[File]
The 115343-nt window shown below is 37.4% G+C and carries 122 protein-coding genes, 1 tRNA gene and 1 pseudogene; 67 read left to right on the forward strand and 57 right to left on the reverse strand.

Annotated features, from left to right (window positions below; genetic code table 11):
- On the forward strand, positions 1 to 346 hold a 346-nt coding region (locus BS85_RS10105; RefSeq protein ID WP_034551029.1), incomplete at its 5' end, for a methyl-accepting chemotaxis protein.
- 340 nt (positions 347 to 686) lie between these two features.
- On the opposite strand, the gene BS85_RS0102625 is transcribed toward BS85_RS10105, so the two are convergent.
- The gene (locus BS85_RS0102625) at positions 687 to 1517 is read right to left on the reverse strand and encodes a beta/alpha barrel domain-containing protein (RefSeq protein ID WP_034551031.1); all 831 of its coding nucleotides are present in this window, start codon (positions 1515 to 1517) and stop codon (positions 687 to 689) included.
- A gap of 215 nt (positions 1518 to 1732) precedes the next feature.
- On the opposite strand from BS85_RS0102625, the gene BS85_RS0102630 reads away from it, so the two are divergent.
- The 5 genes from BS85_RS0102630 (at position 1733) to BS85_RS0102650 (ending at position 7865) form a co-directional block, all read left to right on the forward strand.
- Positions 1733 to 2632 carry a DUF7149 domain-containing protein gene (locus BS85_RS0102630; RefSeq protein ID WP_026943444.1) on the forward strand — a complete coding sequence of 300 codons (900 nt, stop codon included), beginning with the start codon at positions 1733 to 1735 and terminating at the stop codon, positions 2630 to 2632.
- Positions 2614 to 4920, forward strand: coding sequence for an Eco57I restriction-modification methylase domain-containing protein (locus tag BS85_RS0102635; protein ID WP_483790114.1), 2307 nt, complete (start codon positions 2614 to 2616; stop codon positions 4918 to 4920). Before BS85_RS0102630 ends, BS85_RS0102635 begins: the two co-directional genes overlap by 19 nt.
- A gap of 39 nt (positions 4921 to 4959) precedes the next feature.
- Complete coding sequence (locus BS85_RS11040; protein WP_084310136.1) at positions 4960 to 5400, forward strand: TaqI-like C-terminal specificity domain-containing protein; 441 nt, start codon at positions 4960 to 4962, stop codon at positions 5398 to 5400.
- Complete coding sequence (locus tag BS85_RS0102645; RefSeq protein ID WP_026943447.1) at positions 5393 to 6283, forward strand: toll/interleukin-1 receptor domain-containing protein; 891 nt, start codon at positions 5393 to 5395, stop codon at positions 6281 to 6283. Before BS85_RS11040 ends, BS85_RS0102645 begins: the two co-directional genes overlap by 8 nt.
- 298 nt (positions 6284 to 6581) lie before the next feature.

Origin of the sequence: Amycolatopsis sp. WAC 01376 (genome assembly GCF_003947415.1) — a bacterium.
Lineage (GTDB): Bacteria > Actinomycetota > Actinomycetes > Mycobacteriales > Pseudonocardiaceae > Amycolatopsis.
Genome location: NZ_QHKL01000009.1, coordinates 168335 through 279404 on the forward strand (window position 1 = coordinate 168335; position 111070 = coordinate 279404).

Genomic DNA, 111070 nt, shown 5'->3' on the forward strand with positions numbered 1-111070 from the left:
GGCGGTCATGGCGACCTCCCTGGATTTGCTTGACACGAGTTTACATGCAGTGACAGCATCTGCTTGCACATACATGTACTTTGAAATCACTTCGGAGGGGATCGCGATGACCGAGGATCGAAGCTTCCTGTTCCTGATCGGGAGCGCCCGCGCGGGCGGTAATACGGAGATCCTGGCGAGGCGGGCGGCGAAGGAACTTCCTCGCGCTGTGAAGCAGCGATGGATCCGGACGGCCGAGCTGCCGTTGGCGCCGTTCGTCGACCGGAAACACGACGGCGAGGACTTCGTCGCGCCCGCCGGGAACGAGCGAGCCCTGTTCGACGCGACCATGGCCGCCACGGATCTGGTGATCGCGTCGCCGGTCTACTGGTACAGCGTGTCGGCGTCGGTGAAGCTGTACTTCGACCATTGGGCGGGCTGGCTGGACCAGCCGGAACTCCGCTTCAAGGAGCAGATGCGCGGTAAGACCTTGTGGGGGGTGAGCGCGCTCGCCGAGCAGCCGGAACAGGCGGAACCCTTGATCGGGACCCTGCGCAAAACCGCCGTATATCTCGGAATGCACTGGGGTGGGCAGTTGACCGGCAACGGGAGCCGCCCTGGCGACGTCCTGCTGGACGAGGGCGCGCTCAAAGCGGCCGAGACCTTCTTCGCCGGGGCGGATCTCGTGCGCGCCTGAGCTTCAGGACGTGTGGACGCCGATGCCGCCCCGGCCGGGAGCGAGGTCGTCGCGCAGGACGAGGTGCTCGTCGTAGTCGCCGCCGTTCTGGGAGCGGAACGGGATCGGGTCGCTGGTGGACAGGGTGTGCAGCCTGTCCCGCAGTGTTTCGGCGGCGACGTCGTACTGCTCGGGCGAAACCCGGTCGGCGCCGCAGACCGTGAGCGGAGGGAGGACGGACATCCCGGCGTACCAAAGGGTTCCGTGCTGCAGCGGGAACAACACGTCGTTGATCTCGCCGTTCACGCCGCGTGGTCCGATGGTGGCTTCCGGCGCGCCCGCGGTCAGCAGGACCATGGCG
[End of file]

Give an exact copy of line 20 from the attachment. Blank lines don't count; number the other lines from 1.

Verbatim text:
GGCGGTCATGGCGACCTCCCTGGATTTGCTTGACACGAGTTTACATGCAGTGACAGCATCTGCTTGCACATACATGTACTTTGAAATCACTTCGGAGGGGATCGCGATGACCGAGGATCGAAGCTTCCTGTTCCTGATCGGGAGCGCCCGCGCGGGCGGTAATACGGAGATCCTGGCGAGGCGGGCGGCGAAGGAACTTCCTCGCGCTGTGAAGCAGCGATGGATCCGGACGGCCGAGCTGCCGTTGGCGCCGTTCGTCGACCGGAAACACGACGGCGAGGACTTCGTCGCGCCCGCCGGGAACGAGCGAGCCCTGTTCGACGCGACCATGGCCGCCACGGATCTGGTGATCGCGTCGCCGGTCTACTGGTACAGCGTGTCGGCGTCGGTGAAGCTGTACTTCGACCATTGGGCGGGCTGGCTGGACCAGCCGGAACTCCGCTTCAAGGAGCAGATGCGCGGTAAGACCTTGTGGGGGGTGAGCGCGCTCGCCGAGCAGCCGGAACAGGCGGAACCCTTGATCGGGACCCTGCGCAAAACCGCCGTATATCTCGGAATGCACTGGGGTGGGCAGTTGACCGGCAACGGGAGCCGCCCTGGCGACGTCCTGCTGGACGAGGGCGCGCTCAAAGCGGCCGAGACCTTCTTCGCCGGGGCGGATCTCGTGCGCGCCTGAGCTTCAGGACGTGTGGACGCCGATGCCGCCCCGGCCGGGAGCGAGGTCGTCGCGCAGGACGAGGTGCTCGTCGTAGTCGCCGCCGTTCTGGGAGCGGAACGGGATCGGGTCGCTGGTGGACAGGGTGTGCAGCCTGTCCCGCAGTGTTTCGGCGGCGACGTCGTACTGCTCGGGCGAAACCCGGTCGGCGCCGCAGACCGTGAGCGGAGGGAGGACGGACATCCCGGCGTACCAAAGGGTTCCGTGCTGCAGCGGGAACAACACGTCGTTGATCTCGCCGTTCACGCCGCGTGGTCCGATGGTGGCTTCCGGCGCGCCCGCGGTCAGCAGGACCATGGCG